Last May I received an email from Bonnie Taub Dix, a dietitian based in New York, complimenting Fooducate on the information presented in the blog about nutrition labels and how to decode them. She told me she was writing a book on reading food labels, and a beautiful friendship ensued.
Today, Bonnie’s book, Read It Before You Eat It: How to Decode Food Labels and Make the Healthiest Choice Every Time, is available for sale. She sent me a copy of the book for review a few weeks ago, and I enjoyed reading through its chapters of practical advice on nutrients, ingredients, other labels such as organic, etc… My one caveat – I wish the book gave some examples of real food products and analyzed them. But hey, then what would this blog have left to do
Below are some interesting points Bonnie and I discussed.
[Fooducate] Where did you get the idea for the book?
[BTD] I was asked to write this book by my agent. A publisher came to him and asked if he knew of someone who could write a book that could decipher food labels and he thought I would be the perfect person to take on the challenge.
You shouldn’t have to be a dietitian, a mathematician, or a librarian to read a label. Although I must admit that the subject matter was not one of my favorites at that time, I’ve grown to know and love food labels and I hope my book helps consumers to feel that way too!
[BTD] Thank you for the compliment by even comparing my book to Marion’s! My book is very neutral – in over 250 pages, not even one brand name or manufacturer is mentioned. Consumers can use my book as a guide to shop any aisle, in any store, anywhere. It’s meant to be like a GPS of the supermarket…a complete resource about how to pick the healthiest foods.
In addition, I am thrilled to announce that my book cover carries a quote from Marion saying, “If the words on food labels seem hopelessly obscure, Read It Before You Eat It is just what you need. This book goes right on my shelf of handy references.” I was honored to have her blessing!
[Fooducate] What are your top 3 pieces of advice for a novice grocery shopper?
1. Don’t be fooled by the flashy front of the package — flip the bag or box over to get the real “facts” about what’s in the food you’re spending your money on and putting into your body.
2. Beware of buzz words like “free”, “natural” and “organic”, just to name a few. These terms are not always what they seem. In my book I have a whole chapter on misleading terms because they bug me the most! Bottom line: words like “free” could cost you unnecessary dollars and calories!
3. And of course, most importantly, Read It Before You Eat It (couldn’t help using that line!)
[Fooducate] You have 3 sons, did you take them/ still take them to the supermarket with you? How did you/do you handle excess requests for junk food?
[BTD] If you know me…you know I love food shopping! Ever since my boys could be propped up in a seated position, they have accompanied me to the supermarket.
During the early years, we made games out of the foods we selected, shopping for different shapes and colors (especially in the produce aisle) and as they got older, we moved onto comparing labels. Their preferences were always taken into consideration, with some requests welcomed, some compromised on, and some rejected.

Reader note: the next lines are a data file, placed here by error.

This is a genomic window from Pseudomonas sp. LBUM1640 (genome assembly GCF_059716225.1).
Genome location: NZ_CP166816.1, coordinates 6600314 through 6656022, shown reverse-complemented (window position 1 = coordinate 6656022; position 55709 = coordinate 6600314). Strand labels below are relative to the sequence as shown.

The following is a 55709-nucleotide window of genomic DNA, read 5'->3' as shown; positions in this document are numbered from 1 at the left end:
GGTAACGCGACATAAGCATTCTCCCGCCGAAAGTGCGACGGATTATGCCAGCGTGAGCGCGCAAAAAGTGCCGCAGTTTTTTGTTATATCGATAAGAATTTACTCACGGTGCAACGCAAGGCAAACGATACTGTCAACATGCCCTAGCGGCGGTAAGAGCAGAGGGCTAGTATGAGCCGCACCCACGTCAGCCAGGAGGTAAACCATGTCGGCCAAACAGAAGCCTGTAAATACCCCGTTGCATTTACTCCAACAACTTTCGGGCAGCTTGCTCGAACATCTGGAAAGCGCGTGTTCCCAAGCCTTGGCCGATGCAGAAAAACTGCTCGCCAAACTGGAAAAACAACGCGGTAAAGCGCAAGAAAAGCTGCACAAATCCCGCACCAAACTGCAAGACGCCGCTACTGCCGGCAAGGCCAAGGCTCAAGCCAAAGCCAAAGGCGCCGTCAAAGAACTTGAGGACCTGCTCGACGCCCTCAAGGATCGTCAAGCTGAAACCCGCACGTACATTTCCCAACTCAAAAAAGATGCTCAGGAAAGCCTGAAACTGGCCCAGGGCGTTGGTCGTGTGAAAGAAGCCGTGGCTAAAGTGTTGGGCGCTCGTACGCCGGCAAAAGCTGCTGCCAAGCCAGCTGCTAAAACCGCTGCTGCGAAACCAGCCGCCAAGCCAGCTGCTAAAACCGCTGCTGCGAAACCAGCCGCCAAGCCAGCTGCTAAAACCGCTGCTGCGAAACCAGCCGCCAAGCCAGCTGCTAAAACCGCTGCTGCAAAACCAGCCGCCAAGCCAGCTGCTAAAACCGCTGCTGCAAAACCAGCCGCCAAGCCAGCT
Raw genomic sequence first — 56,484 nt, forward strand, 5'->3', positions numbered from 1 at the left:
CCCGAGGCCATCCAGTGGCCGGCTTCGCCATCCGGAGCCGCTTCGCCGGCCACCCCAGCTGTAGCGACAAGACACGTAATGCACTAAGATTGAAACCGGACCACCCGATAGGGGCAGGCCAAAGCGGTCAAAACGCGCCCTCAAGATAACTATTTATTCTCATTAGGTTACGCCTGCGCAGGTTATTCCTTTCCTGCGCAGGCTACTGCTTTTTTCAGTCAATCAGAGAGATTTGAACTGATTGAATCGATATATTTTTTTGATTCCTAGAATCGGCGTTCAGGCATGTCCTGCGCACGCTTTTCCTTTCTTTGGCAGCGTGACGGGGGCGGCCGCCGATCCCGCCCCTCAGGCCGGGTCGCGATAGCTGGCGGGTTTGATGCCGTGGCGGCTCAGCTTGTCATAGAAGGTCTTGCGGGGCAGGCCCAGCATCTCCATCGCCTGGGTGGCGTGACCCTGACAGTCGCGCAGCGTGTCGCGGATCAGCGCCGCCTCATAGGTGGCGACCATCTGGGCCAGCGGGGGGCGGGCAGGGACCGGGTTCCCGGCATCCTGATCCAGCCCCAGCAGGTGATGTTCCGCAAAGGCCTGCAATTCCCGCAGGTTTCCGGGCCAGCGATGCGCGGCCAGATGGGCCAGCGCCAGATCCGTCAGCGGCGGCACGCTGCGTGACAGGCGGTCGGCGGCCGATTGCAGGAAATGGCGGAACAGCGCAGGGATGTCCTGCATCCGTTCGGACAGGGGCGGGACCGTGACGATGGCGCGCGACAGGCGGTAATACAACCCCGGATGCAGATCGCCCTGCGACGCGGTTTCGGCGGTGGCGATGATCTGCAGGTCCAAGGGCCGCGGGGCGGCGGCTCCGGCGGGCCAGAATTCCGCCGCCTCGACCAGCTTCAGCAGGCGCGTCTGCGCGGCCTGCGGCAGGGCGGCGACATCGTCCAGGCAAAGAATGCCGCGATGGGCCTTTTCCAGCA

Although (almost) all foods became potential purchases…certain foods, like candy and soda, were more like party and restaurant indulgences rather than regularly stocked at home.
Just another point, is that I also always got my kids involved in cooking with me, so it completed the cycle of making a shopping list, selecting the food, creating a yummy dish, and then cleaning up. (They weren’t great at the last part, but they excelled at the rest! The pay-off is that now, at 23, 20, and 15, they shop and cook for me sometimes, and it’s a glorious treat.)
[Fooducate] Are there foods / aisles that you recommend people DON’T look at the label, rather just enjoy?
[BTD] There’s something to enjoy in every aisle! In my opinion, not reading the label is like not taking care of yourself. Your health is a worthwhile investment that reaps countless benefits. The key is to try to blend together the enjoyment of what you’re eating with enjoyment of what you look and feel like. It’s a perfect mix.
[Fooducate] What’s your personal junk food fetish/weakness? (we won’t tell anyone;-)
[BTD] This question is tough for me to answer because I’m not a big ‘junk’ fan. I love rich, creamy ice cream and I adore a 72% cocoa or higher intense dark chocolate. Is that junk? That’s amazing stuff! I already know what’s in them…so I only use the labels of these foods to lead me to my favorite brands.
[Fooducate] What are the top 3 things you would change in nutrition labeling if it were up to you?
[BTD] I’d like to see natural sugars in milk, yogurt, and fruit separated from the “added sugars” derived from empty-calorie sweets; I’d like to see more realistic serving sizes listed because not many people eat only “1/2 muffin” or “1 cookie”; I’d like to see hydrogenated and partially hydrogenated fats eliminated from foods. (Labels that boast “zero trans fats” should contain zero…really and truly, zero.)
[Fooducate] Is there anything you discovered while writing this book that you didn’t know before?
[BTD] On the mechanical end — I discovered that it’s critically important to be passionate about what you’re writing because it takes your undivided attention, day and night, to write a book. On the educational side — I discovered that it’s really hard to read a label…it truly seems overwhelming at times, even to someone in the food business. But we are so fortunate to have this wealth of information in the Nutrition facts Panel, right on the packages of the food we’re buying. It’s so important and — it’s all there!
[Fooducate] Thank you!
Disclosure: Fooducate received a free copy of this book. Fooducate is mentioned as a resource in the book’s appendix.